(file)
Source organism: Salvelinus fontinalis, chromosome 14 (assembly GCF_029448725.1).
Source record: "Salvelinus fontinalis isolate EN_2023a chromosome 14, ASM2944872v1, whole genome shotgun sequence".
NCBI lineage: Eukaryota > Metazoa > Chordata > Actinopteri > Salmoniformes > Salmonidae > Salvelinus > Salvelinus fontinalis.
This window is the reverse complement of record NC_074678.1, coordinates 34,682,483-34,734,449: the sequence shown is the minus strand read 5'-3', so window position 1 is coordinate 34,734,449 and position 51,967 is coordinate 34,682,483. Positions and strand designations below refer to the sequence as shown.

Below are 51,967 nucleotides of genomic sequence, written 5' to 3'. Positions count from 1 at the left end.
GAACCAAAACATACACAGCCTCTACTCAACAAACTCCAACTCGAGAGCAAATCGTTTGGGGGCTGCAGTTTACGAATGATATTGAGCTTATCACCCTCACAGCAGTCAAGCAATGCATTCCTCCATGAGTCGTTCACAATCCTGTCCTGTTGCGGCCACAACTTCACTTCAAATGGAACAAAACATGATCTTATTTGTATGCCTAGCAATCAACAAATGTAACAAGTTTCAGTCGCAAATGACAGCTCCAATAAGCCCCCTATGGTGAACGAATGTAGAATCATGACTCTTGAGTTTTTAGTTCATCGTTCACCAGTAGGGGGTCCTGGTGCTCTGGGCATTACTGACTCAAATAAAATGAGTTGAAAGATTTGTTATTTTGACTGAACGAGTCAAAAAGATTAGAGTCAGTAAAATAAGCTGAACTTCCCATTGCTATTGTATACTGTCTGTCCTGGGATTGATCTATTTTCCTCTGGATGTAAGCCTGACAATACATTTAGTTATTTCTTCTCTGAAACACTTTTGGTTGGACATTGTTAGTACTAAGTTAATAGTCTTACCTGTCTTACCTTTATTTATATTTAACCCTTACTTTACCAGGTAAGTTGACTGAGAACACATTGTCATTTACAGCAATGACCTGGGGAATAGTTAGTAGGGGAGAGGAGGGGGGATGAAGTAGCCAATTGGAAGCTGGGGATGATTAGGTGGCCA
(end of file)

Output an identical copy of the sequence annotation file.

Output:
Source organism: Salvelinus fontinalis, chromosome 14 (assembly GCF_029448725.1).
Source record: "Salvelinus fontinalis isolate EN_2023a chromosome 14, ASM2944872v1, whole genome shotgun sequence".
NCBI lineage: Eukaryota > Metazoa > Chordata > Actinopteri > Salmoniformes > Salmonidae > Salvelinus > Salvelinus fontinalis.
This window is the reverse complement of record NC_074678.1, coordinates 34,682,483-34,734,449: the sequence shown is the minus strand read 5'-3', so window position 1 is coordinate 34,734,449 and position 51,967 is coordinate 34,682,483. Positions and strand designations below refer to the sequence as shown.

Below are 51,967 nucleotides of genomic sequence, written 5' to 3'. Positions count from 1 at the left end.
GAACCAAAACATACACAGCCTCTACTCAACAAACTCCAACTCGAGAGCAAATCGTTTGGGGGCTGCAGTTTACGAATGATATTGAGCTTATCACCCTCACAGCAGTCAAGCAATGCATTCCTCCATGAGTCGTTCACAATCCTGTCCTGTTGCGGCCACAACTTCACTTCAAATGGAACAAAACATGATCTTATTTGTATGCCTAGCAATCAACAAATGTAACAAGTTTCAGTCGCAAATGACAGCTCCAATAAGCCCCCTATGGTGAACGAATGTAGAATCATGACTCTTGAGTTTTTAGTTCATCGTTCACCAGTAGGGGGTCCTGGTGCTCTGGGCATTACTGACTCAAATAAAATGAGTTGAAAGATTTGTTATTTTGACTGAACGAGTCAAAAAGATTAGAGTCAGTAAAATAAGCTGAACTTCCCATTGCTATTGTATACTGTCTGTCCTGGGATTGATCTATTTTCCTCTGGATGTAAGCCTGACAATACATTTAGTTATTTCTTCTCTGAAACACTTTTGGTTGGACATTGTTAGTACTAAGTTAATAGTCTTACCTGTCTTACCTTTATTTATATTTAACCCTTACTTTACCAGGTAAGTTGACTGAGAACACATTGTCATTTACAGCAATGACCTGGGGAATAGTTAGTAGGGGAGAGGAGGGGGGATGAAGTAGCCAATTGGAAGCTGGGGATGATTAGGTGGCCA